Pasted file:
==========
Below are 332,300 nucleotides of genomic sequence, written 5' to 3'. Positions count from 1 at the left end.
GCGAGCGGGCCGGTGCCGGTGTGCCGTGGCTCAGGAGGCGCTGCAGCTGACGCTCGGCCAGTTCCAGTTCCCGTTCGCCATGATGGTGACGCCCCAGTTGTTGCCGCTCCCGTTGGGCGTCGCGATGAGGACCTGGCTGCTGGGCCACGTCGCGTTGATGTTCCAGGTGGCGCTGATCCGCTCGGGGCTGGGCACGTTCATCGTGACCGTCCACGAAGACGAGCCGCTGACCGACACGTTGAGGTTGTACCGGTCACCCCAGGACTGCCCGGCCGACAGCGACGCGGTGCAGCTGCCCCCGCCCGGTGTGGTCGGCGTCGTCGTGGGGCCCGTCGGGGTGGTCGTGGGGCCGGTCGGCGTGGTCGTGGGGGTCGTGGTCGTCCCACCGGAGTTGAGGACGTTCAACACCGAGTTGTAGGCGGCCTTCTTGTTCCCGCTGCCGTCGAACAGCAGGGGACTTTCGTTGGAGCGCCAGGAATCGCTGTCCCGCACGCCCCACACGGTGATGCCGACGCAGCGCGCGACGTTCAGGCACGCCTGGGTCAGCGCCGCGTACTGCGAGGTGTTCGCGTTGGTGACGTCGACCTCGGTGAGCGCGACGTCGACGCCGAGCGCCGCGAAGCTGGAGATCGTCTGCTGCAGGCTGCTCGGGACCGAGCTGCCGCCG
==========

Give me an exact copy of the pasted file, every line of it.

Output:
Below are 332,300 nucleotides of genomic sequence, written 5' to 3'. Positions count from 1 at the left end.
GCGAGCGGGCCGGTGCCGGTGTGCCGTGGCTCAGGAGGCGCTGCAGCTGACGCTCGGCCAGTTCCAGTTCCCGTTCGCCATGATGGTGACGCCCCAGTTGTTGCCGCTCCCGTTGGGCGTCGCGATGAGGACCTGGCTGCTGGGCCACGTCGCGTTGATGTTCCAGGTGGCGCTGATCCGCTCGGGGCTGGGCACGTTCATCGTGACCGTCCACGAAGACGAGCCGCTGACCGACACGTTGAGGTTGTACCGGTCACCCCAGGACTGCCCGGCCGACAGCGACGCGGTGCAGCTGCCCCCGCCCGGTGTGGTCGGCGTCGTCGTGGGGCCCGTCGGGGTGGTCGTGGGGCCGGTCGGCGTGGTCGTGGGGGTCGTGGTCGTCCCACCGGAGTTGAGGACGTTCAACACCGAGTTGTAGGCGGCCTTCTTGTTCCCGCTGCCGTCGAACAGCAGGGGACTTTCGTTGGAGCGCCAGGAATCGCTGTCCCGCACGCCCCACACGGTGATGCCGACGCAGCGCGCGACGTTCAGGCACGCCTGGGTCAGCGCCGCGTACTGCGAGGTGTTCGCGTTGGTGACGTCGACCTCGGTGAGCGCGACGTCGACGCCGAGCGCCGCGAAGCTGGAGATCGTCTGCTGCAGGCTGCTCGGGACCGAGCTGCCGCCG